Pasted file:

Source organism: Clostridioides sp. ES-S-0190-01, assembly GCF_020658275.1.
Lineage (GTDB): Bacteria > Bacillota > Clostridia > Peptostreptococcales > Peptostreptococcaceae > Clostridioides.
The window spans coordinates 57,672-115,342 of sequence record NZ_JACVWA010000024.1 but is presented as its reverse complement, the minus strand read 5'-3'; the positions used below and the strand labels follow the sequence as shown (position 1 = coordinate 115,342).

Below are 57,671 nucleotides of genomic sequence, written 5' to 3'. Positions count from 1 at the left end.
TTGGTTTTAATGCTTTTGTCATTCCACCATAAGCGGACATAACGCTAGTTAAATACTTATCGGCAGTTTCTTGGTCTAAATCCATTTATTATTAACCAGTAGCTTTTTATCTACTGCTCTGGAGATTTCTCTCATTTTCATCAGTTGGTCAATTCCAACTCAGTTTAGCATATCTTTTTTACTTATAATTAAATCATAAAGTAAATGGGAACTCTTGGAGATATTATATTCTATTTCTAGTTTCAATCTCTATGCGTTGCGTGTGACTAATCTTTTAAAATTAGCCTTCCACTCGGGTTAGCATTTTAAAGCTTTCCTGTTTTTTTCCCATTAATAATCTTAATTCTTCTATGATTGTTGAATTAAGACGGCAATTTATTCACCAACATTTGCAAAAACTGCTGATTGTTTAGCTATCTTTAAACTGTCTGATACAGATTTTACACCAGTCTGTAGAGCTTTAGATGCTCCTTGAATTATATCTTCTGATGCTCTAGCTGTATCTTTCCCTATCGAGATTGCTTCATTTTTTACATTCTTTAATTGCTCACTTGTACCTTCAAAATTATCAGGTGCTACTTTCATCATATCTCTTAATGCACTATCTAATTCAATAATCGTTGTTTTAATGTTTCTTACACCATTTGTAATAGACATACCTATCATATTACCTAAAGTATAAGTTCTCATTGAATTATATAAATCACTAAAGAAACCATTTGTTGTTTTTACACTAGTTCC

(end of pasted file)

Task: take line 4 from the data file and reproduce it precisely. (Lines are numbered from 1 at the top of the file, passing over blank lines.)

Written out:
Below are 57,671 nucleotides of genomic sequence, written 5' to 3'. Positions count from 1 at the left end.